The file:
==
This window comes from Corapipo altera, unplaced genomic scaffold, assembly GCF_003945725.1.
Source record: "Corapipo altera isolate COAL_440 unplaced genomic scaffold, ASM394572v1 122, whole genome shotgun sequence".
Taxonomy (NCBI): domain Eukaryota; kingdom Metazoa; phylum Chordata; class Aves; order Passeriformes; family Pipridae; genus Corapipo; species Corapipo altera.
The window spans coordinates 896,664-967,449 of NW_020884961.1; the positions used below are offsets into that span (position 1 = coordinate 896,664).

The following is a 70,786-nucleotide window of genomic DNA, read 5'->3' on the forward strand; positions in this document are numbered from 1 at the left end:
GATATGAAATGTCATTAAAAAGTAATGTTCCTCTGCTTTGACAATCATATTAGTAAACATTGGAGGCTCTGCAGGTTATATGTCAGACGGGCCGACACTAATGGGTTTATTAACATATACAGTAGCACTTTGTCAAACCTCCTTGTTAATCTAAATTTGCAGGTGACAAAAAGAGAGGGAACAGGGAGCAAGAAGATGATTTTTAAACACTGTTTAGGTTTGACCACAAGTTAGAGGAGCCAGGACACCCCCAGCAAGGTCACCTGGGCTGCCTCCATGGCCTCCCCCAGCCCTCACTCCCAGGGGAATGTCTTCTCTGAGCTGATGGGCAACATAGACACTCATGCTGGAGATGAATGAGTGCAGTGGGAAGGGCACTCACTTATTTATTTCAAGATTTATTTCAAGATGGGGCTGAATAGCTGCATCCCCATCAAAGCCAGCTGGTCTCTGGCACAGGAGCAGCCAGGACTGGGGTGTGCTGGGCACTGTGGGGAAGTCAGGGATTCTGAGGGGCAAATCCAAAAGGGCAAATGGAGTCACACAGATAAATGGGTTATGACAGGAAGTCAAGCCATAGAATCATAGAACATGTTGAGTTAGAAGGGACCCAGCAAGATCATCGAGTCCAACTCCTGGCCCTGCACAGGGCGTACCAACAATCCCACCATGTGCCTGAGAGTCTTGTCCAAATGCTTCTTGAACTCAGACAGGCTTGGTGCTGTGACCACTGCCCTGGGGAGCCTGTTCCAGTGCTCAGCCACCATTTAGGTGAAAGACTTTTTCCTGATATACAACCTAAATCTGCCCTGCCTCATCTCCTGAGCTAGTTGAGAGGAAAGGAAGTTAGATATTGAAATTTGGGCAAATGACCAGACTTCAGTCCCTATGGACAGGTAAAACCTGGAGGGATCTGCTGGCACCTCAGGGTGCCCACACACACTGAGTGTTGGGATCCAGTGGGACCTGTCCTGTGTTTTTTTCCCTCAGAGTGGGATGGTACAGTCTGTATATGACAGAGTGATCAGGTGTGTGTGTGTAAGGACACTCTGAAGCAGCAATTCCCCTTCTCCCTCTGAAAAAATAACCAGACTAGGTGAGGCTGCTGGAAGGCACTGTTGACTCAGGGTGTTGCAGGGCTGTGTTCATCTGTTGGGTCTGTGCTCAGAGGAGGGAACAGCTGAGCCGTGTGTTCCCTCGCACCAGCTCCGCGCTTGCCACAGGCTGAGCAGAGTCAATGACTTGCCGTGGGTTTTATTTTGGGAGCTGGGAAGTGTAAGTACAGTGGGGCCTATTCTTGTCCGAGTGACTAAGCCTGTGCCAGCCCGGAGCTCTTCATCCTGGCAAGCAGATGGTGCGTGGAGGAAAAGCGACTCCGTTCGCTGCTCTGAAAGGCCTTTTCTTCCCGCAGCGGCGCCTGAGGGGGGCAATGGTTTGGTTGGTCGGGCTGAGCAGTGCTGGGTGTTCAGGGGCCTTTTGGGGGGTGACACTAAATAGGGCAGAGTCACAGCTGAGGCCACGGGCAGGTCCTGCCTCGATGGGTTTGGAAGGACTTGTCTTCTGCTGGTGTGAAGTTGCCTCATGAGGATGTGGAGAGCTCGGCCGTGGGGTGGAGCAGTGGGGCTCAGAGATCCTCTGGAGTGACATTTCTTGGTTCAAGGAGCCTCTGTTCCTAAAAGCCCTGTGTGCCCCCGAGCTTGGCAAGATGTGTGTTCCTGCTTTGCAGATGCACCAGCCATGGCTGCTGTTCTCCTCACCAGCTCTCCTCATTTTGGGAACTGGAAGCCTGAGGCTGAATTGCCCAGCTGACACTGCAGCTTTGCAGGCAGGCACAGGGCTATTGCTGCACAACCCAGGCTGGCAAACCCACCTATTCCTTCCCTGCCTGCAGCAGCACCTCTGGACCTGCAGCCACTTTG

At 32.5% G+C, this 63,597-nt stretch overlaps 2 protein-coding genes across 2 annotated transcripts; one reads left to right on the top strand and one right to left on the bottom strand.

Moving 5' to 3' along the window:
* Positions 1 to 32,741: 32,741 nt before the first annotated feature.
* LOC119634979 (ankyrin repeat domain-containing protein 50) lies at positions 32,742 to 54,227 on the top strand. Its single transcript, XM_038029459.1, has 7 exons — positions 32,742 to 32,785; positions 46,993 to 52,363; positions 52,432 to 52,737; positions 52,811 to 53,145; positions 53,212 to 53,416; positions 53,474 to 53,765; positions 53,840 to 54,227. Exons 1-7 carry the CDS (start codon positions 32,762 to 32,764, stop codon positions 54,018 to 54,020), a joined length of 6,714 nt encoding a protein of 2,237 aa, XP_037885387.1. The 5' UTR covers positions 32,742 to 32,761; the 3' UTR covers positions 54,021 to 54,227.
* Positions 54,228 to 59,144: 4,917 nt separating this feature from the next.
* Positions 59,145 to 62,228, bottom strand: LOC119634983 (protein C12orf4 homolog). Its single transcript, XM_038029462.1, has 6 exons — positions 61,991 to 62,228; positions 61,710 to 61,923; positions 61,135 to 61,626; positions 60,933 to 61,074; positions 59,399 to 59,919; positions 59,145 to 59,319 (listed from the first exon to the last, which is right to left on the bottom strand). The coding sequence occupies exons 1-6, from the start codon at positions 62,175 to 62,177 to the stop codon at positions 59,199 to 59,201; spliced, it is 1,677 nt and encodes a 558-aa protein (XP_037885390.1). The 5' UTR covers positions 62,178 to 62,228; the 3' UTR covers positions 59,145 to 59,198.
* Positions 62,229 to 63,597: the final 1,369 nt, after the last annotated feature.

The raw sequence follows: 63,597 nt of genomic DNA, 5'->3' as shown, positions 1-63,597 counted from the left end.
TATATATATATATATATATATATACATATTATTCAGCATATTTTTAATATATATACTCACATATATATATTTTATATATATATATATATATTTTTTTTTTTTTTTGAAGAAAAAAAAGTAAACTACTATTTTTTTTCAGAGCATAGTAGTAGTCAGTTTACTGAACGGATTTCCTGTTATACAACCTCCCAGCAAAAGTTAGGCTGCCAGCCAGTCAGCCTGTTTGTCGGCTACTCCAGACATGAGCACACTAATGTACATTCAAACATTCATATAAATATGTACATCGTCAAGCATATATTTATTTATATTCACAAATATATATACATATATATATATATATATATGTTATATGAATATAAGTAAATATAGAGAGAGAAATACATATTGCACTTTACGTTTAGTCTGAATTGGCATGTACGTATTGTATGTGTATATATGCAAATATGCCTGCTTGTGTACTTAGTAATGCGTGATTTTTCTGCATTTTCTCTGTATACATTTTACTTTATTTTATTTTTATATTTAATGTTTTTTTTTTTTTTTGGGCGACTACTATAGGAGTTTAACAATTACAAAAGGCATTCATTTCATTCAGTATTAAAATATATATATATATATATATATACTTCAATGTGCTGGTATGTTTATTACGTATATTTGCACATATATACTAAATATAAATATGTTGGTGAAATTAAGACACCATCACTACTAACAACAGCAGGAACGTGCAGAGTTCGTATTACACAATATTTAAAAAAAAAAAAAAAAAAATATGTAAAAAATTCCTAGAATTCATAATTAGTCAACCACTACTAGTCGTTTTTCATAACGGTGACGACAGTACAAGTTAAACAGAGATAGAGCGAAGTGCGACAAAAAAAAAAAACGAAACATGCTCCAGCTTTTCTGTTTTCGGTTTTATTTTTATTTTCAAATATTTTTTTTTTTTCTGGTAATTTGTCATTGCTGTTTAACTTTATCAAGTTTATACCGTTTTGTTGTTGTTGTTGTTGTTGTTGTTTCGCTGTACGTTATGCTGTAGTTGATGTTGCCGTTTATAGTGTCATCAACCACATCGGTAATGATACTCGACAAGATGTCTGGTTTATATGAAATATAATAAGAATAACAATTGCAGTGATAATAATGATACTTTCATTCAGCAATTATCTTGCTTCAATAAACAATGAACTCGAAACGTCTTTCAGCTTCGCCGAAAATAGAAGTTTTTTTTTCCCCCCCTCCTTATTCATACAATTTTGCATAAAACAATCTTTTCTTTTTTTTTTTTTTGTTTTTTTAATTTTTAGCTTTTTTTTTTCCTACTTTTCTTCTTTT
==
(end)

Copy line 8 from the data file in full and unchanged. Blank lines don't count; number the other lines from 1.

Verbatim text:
Moving 5' to 3' along the window: